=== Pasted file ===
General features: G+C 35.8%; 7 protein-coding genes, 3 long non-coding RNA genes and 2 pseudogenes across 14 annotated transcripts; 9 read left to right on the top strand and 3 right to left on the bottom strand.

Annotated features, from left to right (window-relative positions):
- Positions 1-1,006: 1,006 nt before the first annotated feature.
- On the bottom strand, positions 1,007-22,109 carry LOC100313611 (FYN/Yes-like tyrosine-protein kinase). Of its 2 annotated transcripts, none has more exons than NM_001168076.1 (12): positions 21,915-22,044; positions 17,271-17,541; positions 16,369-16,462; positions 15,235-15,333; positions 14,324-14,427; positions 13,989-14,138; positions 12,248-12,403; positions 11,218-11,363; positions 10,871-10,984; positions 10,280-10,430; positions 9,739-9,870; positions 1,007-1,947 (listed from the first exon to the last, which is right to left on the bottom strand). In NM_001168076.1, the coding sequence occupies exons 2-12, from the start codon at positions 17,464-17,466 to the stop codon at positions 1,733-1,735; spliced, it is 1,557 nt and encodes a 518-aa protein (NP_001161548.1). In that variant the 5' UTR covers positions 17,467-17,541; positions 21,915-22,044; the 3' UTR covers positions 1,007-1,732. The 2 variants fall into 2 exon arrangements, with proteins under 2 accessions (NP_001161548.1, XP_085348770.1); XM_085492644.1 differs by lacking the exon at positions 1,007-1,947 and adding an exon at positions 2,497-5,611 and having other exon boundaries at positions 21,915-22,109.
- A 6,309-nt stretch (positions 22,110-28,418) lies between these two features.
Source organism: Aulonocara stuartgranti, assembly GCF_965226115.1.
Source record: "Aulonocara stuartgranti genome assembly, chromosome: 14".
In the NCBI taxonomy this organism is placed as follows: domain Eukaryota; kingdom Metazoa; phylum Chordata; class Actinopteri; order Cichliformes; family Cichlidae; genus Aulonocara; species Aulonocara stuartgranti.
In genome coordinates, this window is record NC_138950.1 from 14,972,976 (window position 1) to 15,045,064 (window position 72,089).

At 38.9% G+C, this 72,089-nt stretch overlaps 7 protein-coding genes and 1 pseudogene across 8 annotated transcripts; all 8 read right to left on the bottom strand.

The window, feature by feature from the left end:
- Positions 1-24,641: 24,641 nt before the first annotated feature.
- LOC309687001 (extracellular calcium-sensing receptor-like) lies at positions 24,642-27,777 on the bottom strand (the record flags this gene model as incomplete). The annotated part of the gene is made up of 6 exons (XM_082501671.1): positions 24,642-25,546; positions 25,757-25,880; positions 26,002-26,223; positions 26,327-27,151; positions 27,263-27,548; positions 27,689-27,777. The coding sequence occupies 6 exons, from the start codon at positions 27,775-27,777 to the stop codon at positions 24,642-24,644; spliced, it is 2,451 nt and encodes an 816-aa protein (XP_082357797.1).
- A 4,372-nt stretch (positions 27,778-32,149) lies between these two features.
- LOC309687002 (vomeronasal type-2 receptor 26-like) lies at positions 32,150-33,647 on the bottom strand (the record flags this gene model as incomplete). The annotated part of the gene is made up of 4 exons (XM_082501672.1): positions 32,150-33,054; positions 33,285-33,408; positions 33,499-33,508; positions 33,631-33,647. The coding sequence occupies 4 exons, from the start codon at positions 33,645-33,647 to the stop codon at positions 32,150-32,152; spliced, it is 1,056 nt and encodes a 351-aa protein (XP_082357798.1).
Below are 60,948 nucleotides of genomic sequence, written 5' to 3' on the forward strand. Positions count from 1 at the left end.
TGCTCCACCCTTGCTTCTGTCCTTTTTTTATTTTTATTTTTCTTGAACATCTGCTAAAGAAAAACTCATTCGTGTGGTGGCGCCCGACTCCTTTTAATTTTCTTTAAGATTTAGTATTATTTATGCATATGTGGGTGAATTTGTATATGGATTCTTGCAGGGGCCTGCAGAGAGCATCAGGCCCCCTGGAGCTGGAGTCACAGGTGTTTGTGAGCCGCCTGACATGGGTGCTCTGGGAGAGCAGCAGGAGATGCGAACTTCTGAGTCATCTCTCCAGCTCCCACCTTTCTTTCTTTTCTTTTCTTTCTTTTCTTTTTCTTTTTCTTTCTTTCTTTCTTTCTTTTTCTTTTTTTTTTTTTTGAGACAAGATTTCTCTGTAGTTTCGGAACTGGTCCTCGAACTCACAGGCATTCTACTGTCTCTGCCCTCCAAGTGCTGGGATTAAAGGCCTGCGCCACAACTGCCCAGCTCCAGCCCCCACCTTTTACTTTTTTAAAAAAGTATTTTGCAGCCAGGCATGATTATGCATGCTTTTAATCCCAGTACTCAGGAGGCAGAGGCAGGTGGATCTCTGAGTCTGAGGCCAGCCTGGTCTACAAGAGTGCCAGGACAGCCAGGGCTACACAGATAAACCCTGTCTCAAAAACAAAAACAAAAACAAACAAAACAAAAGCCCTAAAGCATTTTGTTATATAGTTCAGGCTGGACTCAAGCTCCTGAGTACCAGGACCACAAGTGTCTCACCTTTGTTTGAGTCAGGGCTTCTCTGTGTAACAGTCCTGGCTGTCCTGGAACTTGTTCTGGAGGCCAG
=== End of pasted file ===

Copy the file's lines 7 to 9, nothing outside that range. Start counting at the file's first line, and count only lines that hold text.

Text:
Source record: "Aulonocara stuartgranti genome assembly, chromosome: 14".
In the NCBI taxonomy this organism is placed as follows: domain Eukaryota; kingdom Metazoa; phylum Chordata; class Actinopteri; order Cichliformes; family Cichlidae; genus Aulonocara; species Aulonocara stuartgranti.
In genome coordinates, this window is record NC_138950.1 from 14,972,976 (window position 1) to 15,045,064 (window position 72,089).